Yields on Egyptian treasury bills fell at an auction on Sunday for LE6 billion (roughly $869 million) worth of t-bills. It was the second weekly decline since Qatar and Libyaagreed on 10 April to lend Cairo a combined total of $5 billion to support Egypt's state budget.
In recent months, Egypt has been running down its foreign reserves and borrowing from foreign lenders to support its currency and plug a widening budget deficit.
The Egyptian government is seeking funds to avert social unrest over fuel shortages and food price increases ahead of parliamentary elections slated for later this year.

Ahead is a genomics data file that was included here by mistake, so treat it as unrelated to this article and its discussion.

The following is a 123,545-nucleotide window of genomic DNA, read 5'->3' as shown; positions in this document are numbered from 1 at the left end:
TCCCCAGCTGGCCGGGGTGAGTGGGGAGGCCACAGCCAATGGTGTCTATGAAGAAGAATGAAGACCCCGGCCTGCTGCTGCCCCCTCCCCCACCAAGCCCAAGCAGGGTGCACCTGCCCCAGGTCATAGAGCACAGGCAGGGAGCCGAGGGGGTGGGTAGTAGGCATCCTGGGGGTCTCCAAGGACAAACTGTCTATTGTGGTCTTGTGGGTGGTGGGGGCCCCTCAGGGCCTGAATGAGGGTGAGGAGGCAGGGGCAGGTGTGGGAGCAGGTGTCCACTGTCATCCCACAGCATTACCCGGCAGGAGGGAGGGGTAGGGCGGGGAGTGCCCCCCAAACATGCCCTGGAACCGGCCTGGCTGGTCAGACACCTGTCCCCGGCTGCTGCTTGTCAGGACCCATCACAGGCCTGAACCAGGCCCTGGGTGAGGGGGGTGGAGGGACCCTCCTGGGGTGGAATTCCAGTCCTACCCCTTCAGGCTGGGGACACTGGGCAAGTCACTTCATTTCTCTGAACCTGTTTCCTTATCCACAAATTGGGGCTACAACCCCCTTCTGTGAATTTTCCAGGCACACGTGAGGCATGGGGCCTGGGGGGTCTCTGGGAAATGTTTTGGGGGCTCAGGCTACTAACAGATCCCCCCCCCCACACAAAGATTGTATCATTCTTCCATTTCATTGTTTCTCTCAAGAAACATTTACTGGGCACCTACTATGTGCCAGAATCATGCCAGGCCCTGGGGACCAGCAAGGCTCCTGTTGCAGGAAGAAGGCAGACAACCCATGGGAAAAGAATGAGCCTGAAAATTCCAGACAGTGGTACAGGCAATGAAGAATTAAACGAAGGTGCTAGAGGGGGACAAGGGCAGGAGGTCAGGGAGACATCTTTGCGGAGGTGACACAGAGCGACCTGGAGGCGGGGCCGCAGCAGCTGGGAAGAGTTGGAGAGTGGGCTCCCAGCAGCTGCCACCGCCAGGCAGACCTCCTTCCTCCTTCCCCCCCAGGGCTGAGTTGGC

"The aid gives the economy time to breathe in the near term and reflects positively on sentiment for now," said Youssef Kamel, a fixed income analyst at Cairo-based finance company Rasmala.
Average yields on 91-day Egyptian treasury bills dropped to 13.317 percent from 13.707 percent at last week's auction, Egypt's central bank said.
Yields on 273-day treasury bills, meanwhile, fell to 14.201 percent from 14.639 percent for the same period.
Qatar has said it would buy $3 billion in Egyptian bonds and Libya has agreed to extend Egypt a five-year interest-free loan of $2 billion.